(Andy Warhol: Oxidation Painting, 1978, via The Warhol)
© The Andy Warhol Foundation for the Visual Arts, Inc.
Sometimes it's can be hilarious when an academic gets seized up with a touch of prudery if faced with a somewhat transgressive truth.
MoCA Los Angeles is having a show of Andy Warhol epic "Shadows" series. In the introduction to the show, curator Bennett Simpson compares the series to Warhol's other abstract work, which brings us to his "Oxidation" series (see above). Here's how Simpson describes these paintings:
The series formalized earlier explorations with abstraction, seen the previous year in the Oxidation, Rorschach, and Camouflage paintings. In contrast to the Oxidation or Piss paintings, achieved through a process of staining in which a canvas coated in copper reacted to the acidity of urine spilled or dripped on it, the Shadows panels are silkscreened canvases.
"Urine spilled or dripped on it." Mr. Simpson! The Oxidation paintings didn't have urine "spilled or dripped" on them! They were pissed on. Warhol talked enthusiastically about the process in his diary, even pronouncing his preference for Halston assistant Victor Hugo's pee. The Warhol Museum hardly shies away from this hilarious process, even including this description in their guide for children:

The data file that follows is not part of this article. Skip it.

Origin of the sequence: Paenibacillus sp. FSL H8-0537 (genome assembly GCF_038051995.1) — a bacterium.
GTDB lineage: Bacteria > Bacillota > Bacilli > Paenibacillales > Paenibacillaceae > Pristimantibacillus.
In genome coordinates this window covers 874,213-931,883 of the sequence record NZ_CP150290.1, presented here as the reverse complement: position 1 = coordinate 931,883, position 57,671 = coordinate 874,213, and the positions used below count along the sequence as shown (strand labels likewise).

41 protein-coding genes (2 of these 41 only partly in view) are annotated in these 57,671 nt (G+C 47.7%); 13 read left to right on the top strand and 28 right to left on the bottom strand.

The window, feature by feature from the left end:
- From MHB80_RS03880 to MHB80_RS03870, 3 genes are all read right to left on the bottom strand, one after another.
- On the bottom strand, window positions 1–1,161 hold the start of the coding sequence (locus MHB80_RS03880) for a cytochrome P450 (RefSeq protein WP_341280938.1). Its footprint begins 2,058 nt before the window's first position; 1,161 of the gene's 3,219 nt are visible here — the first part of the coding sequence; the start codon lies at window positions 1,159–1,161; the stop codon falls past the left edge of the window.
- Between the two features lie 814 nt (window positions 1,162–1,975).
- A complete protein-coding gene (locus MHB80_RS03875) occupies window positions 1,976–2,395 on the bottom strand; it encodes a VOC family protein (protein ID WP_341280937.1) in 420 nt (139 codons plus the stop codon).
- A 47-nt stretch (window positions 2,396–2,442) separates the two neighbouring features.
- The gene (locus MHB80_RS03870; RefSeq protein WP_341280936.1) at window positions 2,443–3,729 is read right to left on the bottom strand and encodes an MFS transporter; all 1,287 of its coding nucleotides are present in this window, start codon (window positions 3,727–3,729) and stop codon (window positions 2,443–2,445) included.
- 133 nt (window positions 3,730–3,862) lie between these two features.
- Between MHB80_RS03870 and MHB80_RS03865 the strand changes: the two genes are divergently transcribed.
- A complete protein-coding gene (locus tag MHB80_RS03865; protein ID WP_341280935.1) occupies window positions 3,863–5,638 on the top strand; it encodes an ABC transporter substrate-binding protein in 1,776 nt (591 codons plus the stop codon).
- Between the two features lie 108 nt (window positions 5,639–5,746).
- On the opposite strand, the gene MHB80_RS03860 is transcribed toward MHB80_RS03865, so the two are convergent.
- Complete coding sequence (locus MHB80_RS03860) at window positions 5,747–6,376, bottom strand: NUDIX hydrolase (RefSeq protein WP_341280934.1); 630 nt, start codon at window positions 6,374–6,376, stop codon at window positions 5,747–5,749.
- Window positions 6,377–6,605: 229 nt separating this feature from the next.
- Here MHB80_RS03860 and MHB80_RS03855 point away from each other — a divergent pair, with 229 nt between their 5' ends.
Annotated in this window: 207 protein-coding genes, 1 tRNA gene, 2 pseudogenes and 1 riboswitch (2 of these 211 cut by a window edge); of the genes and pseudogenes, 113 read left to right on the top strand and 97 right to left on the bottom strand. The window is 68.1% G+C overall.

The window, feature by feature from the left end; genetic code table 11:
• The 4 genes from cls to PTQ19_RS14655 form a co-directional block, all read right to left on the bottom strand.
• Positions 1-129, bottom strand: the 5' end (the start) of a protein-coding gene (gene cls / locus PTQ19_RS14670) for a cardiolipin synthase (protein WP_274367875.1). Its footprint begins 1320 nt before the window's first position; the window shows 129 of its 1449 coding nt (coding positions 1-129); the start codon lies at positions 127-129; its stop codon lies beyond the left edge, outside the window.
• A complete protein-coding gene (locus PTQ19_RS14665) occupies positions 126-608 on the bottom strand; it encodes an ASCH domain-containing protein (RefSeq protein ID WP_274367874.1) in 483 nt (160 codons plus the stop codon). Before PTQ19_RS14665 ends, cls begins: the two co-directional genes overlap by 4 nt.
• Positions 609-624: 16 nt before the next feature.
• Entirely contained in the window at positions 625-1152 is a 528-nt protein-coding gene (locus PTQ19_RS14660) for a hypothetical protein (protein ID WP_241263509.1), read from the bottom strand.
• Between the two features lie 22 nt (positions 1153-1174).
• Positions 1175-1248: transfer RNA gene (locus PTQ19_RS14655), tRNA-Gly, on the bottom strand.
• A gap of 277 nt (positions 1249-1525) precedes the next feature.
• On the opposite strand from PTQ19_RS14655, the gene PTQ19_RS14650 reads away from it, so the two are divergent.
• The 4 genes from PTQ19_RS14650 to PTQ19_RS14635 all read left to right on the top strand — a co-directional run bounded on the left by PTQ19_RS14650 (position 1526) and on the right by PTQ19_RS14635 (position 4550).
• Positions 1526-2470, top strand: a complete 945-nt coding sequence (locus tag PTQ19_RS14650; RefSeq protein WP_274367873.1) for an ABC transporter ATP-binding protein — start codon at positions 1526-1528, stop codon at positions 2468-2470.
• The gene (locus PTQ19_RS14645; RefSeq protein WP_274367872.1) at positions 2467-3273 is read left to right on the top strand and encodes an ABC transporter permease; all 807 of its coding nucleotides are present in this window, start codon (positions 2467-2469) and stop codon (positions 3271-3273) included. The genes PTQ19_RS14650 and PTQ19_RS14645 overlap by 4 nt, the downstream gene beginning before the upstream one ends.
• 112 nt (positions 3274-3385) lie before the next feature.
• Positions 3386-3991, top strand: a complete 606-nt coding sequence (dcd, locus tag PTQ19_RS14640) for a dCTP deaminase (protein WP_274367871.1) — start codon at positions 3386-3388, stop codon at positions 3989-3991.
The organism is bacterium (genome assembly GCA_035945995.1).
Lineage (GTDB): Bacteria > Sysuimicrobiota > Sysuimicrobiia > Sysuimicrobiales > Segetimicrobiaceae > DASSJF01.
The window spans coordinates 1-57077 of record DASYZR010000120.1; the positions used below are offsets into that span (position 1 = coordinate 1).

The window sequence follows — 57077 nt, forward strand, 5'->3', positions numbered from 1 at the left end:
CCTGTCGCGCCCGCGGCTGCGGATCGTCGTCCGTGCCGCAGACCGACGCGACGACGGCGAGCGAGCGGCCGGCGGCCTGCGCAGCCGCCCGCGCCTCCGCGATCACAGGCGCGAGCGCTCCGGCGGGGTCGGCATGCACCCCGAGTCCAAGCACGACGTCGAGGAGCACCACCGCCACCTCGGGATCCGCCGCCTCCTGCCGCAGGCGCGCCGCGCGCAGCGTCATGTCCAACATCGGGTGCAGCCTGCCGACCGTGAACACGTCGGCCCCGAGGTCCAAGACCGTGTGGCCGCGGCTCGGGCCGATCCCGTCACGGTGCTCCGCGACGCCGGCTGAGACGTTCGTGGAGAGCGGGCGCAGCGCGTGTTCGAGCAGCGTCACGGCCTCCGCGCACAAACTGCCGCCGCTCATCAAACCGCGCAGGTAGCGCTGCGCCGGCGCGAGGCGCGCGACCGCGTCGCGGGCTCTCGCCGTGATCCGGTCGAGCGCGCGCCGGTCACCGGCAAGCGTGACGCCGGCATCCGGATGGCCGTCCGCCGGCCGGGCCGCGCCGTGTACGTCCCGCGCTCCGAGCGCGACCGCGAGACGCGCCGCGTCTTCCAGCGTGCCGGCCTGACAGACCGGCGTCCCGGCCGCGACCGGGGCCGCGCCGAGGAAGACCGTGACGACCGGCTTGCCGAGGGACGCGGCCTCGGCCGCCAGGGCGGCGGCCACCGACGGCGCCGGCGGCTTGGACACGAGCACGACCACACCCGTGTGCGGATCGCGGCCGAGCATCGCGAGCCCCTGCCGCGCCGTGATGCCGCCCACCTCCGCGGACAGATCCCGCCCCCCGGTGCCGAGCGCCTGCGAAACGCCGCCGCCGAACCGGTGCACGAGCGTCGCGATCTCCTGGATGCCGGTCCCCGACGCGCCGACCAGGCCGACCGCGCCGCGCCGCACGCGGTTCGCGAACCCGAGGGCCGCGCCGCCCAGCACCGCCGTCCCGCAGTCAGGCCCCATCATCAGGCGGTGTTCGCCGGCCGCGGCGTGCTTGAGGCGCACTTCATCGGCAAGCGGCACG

Warhol invited friends and acquaintances to urinate onto a canvas covered in metallic paint in order to cause oxidation. The uric acid reacted with the copper in the paint, removing components of the pure metal to form mineral salts. Some colors developed immediately while others like blue and green formed later on top of the red or brown copper oxides. Warhol and his collaborators experimented with both pattern and coloration by using a variety of metallic background paints and by varying the maker’s fluid and food intake.
Kudos to The Warhol for their matter-of-fact presentation of the process. Ha ha, kids probably think it's hilarious!
So what's MoCA so shy about?